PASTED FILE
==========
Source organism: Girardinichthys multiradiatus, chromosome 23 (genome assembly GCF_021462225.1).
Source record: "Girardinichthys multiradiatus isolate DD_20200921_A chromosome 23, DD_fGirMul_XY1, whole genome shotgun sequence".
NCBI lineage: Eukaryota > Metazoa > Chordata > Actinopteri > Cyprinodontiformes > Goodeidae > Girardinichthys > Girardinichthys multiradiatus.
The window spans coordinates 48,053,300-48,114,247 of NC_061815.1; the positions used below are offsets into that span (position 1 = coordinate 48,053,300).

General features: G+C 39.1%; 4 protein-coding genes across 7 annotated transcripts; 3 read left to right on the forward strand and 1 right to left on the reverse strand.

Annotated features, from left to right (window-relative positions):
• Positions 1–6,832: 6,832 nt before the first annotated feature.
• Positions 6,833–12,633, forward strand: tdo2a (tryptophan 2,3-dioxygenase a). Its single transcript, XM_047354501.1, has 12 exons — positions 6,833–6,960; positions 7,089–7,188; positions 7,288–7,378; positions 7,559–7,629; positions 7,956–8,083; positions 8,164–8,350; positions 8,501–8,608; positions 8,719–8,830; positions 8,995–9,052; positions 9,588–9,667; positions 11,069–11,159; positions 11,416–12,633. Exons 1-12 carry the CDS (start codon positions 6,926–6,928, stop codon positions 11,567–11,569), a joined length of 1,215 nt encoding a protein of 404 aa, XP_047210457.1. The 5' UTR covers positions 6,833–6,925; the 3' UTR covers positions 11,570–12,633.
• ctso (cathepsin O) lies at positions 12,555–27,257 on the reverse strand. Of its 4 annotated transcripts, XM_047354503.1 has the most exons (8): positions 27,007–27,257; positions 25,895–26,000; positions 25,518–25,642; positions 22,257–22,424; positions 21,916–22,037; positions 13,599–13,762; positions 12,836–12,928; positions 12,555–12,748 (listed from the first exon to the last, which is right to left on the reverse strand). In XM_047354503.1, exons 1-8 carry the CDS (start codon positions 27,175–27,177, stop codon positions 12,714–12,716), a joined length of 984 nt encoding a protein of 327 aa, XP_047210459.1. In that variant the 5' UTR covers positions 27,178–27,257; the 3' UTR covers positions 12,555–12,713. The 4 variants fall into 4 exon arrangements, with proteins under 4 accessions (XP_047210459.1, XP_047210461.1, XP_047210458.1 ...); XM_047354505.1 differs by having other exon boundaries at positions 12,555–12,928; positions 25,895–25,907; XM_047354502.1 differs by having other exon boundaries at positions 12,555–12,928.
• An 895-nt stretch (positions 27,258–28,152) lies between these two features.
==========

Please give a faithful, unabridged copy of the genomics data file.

Source organism: Girardinichthys multiradiatus, chromosome 23 (genome assembly GCF_021462225.1).
Source record: "Girardinichthys multiradiatus isolate DD_20200921_A chromosome 23, DD_fGirMul_XY1, whole genome shotgun sequence".
NCBI lineage: Eukaryota > Metazoa > Chordata > Actinopteri > Cyprinodontiformes > Goodeidae > Girardinichthys > Girardinichthys multiradiatus.
The window spans coordinates 48,053,300-48,114,247 of NC_061815.1; the positions used below are offsets into that span (position 1 = coordinate 48,053,300).

General features: G+C 39.1%; 4 protein-coding genes across 7 annotated transcripts; 3 read left to right on the forward strand and 1 right to left on the reverse strand.

Annotated features, from left to right (window-relative positions):
• Positions 1–6,832: 6,832 nt before the first annotated feature.
• Positions 6,833–12,633, forward strand: tdo2a (tryptophan 2,3-dioxygenase a). Its single transcript, XM_047354501.1, has 12 exons — positions 6,833–6,960; positions 7,089–7,188; positions 7,288–7,378; positions 7,559–7,629; positions 7,956–8,083; positions 8,164–8,350; positions 8,501–8,608; positions 8,719–8,830; positions 8,995–9,052; positions 9,588–9,667; positions 11,069–11,159; positions 11,416–12,633. Exons 1-12 carry the CDS (start codon positions 6,926–6,928, stop codon positions 11,567–11,569), a joined length of 1,215 nt encoding a protein of 404 aa, XP_047210457.1. The 5' UTR covers positions 6,833–6,925; the 3' UTR covers positions 11,570–12,633.
• ctso (cathepsin O) lies at positions 12,555–27,257 on the reverse strand. Of its 4 annotated transcripts, XM_047354503.1 has the most exons (8): positions 27,007–27,257; positions 25,895–26,000; positions 25,518–25,642; positions 22,257–22,424; positions 21,916–22,037; positions 13,599–13,762; positions 12,836–12,928; positions 12,555–12,748 (listed from the first exon to the last, which is right to left on the reverse strand). In XM_047354503.1, exons 1-8 carry the CDS (start codon positions 27,175–27,177, stop codon positions 12,714–12,716), a joined length of 984 nt encoding a protein of 327 aa, XP_047210459.1. In that variant the 5' UTR covers positions 27,178–27,257; the 3' UTR covers positions 12,555–12,713. The 4 variants fall into 4 exon arrangements, with proteins under 4 accessions (XP_047210459.1, XP_047210461.1, XP_047210458.1 ...); XM_047354505.1 differs by having other exon boundaries at positions 12,555–12,928; positions 25,895–25,907; XM_047354502.1 differs by having other exon boundaries at positions 12,555–12,928.
• An 895-nt stretch (positions 27,258–28,152) lies between these two features.